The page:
day thirty three: five tips for bargaining in Nicaraguan markets

on friday i went to masaya (my favorite city so far) and explored the markets a little bit more… despite the fact that i’ve been there three times in the past two weeks, i still get a little lost every time i go to the municipal market.
i can’t say i mind too much. it’s fun, to explore markets without a deadline or a purpose, wandering and watching and smelling and taking it all in.

but! i have gotten significantly better at shopping there than i was before… and so here are my best tips for bargaining at markets (or really anywhere):

  1. know when bargaining is acceptable. a lot of people say that prices are never fixed. but at some places (for example, when you’re buying bottled water) it’s sillier to bargain than at others (for example, when you’re buying a t-shirt at a market stall). also, recognize that it’s considered acceptable — expected even — to haggle in certain circumstances, whereas in others it’s odd or even rude. other times, it may be impolite to outright question prices, but the seller will probably go down on the price if you hesitate long enough.
    anyway. my cardinal rule is that i don’t bargain in microbuses and i always bargain in markets and everything else depends on the situation and the price.
  2. listen. if there are enough other people around, i like to casually hang around a stall and listen to see what the vendor is charging others, just to get a general feel for how much things should cost/how much i should be willing to pay.
  3. speaking of casual, remember: at least at the beginning, don’t be too interested. if you’re very obviously going to buy something no matter what the seller charges you, they’ll pick up on that Real Fast.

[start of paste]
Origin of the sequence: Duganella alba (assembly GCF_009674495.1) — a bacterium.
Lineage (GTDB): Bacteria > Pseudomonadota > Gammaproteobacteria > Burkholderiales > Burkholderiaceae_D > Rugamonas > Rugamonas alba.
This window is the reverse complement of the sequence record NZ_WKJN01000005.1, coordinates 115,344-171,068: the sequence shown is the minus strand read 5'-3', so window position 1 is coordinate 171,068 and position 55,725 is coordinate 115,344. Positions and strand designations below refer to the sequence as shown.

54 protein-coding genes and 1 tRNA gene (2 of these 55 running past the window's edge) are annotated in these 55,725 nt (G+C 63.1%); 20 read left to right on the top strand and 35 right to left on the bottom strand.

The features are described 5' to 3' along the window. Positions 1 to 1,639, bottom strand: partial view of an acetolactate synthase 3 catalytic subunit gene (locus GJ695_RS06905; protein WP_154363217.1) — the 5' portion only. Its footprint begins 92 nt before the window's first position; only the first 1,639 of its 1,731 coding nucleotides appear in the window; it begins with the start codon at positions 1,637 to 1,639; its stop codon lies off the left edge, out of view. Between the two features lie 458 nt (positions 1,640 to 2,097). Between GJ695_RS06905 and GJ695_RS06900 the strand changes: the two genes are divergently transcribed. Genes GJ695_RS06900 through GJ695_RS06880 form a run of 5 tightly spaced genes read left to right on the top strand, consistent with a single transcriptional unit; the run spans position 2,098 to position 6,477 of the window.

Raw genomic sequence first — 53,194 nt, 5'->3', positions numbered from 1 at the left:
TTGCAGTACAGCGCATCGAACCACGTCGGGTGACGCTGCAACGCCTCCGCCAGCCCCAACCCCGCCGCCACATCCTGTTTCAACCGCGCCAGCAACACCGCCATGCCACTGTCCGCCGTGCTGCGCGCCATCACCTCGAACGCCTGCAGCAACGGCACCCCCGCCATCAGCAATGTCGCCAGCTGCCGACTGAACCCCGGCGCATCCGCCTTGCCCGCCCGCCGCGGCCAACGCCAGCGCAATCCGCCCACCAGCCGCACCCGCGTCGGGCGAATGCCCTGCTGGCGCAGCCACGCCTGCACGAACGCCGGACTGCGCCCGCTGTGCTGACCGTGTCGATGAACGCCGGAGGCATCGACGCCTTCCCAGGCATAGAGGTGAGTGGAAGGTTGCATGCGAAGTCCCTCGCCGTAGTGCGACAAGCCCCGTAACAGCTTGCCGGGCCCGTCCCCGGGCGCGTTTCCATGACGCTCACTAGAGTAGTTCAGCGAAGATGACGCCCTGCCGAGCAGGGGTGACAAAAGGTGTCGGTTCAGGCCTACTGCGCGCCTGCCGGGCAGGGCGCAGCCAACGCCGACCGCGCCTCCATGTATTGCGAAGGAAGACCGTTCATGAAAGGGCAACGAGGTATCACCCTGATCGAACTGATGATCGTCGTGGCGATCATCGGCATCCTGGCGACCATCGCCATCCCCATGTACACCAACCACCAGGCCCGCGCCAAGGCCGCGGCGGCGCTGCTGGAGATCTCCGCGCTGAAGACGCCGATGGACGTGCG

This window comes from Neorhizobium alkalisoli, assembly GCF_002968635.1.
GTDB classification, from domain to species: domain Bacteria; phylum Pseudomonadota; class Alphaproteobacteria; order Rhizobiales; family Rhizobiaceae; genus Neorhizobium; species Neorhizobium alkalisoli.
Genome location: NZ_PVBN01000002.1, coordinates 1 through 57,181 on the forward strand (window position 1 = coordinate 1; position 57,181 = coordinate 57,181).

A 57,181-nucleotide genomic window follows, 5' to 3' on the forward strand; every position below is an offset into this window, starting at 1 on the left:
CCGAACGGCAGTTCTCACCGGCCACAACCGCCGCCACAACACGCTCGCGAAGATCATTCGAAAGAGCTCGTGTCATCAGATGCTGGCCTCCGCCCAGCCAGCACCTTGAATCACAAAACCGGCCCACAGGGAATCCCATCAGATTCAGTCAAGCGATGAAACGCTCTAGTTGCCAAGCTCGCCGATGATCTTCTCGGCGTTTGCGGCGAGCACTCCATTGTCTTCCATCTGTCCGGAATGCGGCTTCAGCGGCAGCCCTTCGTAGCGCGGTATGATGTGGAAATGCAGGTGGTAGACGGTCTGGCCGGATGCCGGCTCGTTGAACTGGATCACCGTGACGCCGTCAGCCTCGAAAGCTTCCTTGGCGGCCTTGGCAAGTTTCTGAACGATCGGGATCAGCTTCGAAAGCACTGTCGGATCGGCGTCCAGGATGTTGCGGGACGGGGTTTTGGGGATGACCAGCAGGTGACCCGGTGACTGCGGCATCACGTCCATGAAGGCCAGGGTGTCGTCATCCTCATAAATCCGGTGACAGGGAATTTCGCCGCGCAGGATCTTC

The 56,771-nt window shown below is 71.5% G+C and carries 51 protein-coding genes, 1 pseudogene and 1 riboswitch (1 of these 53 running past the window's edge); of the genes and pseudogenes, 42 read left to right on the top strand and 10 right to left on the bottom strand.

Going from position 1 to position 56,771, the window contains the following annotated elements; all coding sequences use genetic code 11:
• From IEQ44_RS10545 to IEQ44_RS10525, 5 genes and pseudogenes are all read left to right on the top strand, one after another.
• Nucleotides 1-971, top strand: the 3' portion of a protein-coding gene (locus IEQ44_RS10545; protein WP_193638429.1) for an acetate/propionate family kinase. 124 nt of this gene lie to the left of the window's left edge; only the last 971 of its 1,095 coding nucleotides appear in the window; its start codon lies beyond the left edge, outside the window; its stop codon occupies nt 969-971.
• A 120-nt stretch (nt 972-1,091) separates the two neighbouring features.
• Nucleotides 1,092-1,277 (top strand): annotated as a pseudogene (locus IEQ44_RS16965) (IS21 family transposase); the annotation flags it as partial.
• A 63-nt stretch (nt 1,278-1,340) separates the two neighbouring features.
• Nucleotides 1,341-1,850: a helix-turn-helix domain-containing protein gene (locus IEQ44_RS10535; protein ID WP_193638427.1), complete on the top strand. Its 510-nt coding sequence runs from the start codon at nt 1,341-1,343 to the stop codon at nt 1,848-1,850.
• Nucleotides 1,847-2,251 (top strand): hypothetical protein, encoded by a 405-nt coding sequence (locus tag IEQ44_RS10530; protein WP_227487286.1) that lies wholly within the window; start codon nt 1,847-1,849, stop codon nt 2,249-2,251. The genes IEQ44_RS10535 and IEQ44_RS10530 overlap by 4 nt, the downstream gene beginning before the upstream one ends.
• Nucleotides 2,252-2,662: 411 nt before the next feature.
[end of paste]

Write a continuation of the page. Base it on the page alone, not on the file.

(alternately, you should still feel free to be interested and compliment the work? not just because a little flattery can get you a long way, but because showing genuine interest is nice and shows the seller that their work is valued?)
  4. smile. bargaining is supposed to be fun, for goodness’ sake, and i think a lot of people forget that. if arguing over a price makes you anxious, then don’t feel like you have to do it! alternately, if discussing discounts gives you a rush, make sure you look friendly rather than Super Bloodthirsty. no one likes to bargain with a bully.
  5. and on that note… know when to stop. especially here, it’s important to remember that you’re a (comparatively rich) foreigner, that people need to make a living — and that sometimes, arguing over those last thirty cents just isn’t worth it.
    yes, i love markets, and by that token, i also love the bargaining.
    but at the end of the day, that’s because i love people and i love practicing my spanish this way and i love discovering new things. prices are just, well, prices.

 

day fifteen: cardboard houses and china girls

“de donde eres?”

where are you from?”

it’s a question that i’m used to by now.

i went to switzerland for my junior year and was asked this practically every time i introduced myself. equally familiar was the look of confusion when i said “the united states” and the insistent questioning “but where are your parents from?” “…your grandparents?”
i got the question so often that i wrote my college essay about it.

i don’t look american — whatever that means – i guess. i’m third-generation chinese-american, fluent or semi-fluent in four different languages and none of them mandarin or cantonese, recognizable as asian in foreign countries but easily marked as US-born by how i dress and walk and move in a myriad of “not-really-chinese” ways.